The fashion industry gets a lot of well-deserved criticism for a lot of things – its use of size 0 models, sexual harassment, the devastating effect on the environment fast fashion particularly can have etc. However, today – on World Mental Health Day – I would acknowledge what a positive force fashion has had on my mental health. After all, a key thing therapists like to drill home is that there is a silver lining to every situation, and fashion does have them, and not just in clothes.
I love clothes and jewellery and accessories, as my bank account, bulging wardrobe and the front desk staff in my office building can attest. I’m obsessed by fabrics and silhouettes and putting together the right outfit for any scenario.
And for a teenager, and then a young woman in her twenties, frightened by her OCD and left defeated by her low moods, this love of fashion was one of the few things that could break through repetitive thoughts patterns and the flat greyness of depression. (Along with happy pills and therapy I feel I should strongly add.) The bright colours, the magical alchemy of working out what selection of clothes and accessories can really make a person pop and stand out, something about all of that just sparks off the synapses in my brain.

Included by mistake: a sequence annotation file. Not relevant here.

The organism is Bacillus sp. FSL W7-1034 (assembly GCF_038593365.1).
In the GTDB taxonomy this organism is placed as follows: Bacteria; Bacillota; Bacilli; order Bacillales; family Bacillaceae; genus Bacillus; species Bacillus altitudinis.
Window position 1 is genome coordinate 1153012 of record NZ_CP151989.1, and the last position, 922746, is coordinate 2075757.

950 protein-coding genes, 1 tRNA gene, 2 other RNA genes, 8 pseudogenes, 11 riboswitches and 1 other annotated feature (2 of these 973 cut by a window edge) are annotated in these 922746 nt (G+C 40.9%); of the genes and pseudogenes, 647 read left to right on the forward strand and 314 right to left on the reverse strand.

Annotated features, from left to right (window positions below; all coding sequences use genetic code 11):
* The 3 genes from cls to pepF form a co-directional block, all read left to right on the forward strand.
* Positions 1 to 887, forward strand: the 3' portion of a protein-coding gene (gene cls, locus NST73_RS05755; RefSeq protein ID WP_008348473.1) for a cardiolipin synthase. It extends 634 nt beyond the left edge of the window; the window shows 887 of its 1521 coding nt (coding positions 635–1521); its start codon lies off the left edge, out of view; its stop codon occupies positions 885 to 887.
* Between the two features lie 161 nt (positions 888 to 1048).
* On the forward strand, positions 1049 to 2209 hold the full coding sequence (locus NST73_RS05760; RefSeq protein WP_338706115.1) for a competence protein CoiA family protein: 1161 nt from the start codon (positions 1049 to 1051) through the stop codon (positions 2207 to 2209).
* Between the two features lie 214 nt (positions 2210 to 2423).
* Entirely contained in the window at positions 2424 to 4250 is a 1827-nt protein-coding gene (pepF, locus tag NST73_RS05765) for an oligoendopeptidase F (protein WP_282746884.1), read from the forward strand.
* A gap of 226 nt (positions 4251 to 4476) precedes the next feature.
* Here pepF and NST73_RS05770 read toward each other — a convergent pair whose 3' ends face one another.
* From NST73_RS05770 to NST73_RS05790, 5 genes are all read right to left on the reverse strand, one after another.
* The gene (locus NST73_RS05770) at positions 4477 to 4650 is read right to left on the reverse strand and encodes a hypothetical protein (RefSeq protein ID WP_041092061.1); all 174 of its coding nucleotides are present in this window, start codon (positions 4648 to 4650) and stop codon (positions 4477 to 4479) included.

There’s also an element of fashion as armour. Looking good is an announcement on a speakerphone for someone who is shy and worries their voice doesn’t get heard. Looking good is a pre-emptive strike against those fictional fears that other people might laugh at you or think you don’t look like you fit in. Looking good is a cunning way of appearing more confident than you might be feeling.
I always love fashion, but I noticeably turn more to it when I’m feeling down, and I don’t mean shopping a lot (although maybe I do shop quite a bit… *studiously ignores the wardrobe door that doesn’t quite shut properly*). It’s about curling up on the sofa reading magazines with pen poised to circle the items you like, browsing Pinterest and Instagram and saving the images you like, sharing them with friends for discussion, walking through shops with no purpose other than to look and touch fabrics and just enjoying fashion as an art show. Focusing on something that sparks your creativity and calls for some physical activity transports you away from a miserable self-focus.
So this World Mental Health Day, I’m saying thank you to the fun, creative and personalised elements of the fashion world. And I’m encouraging everyone who is struggling with their mental health to embrace, just a bit more, those things that make you smile, no matter how frivolous and unimportant it may seem. Because nothing is more important than your smile.
Other things that help when I’m down:
- Horses. There’s no bloody time to worry about anything when you’re on half a tonne of stubborn animal with four legs and the knowledge there’s a low hanging tree ahead.
- Driving the car to and from horse riding with the cheesiest road trip playlist blasting. I would worry about what other drivers must think when they pass me obviously singing along to a power ballad. But I just don’t care. How’s that for learning to not care for what people think, eh therapist?
- Curling up with a good book and snacks on the sofa. Those who know me well, know better than to disturb me when I’m in the eating and reading zone…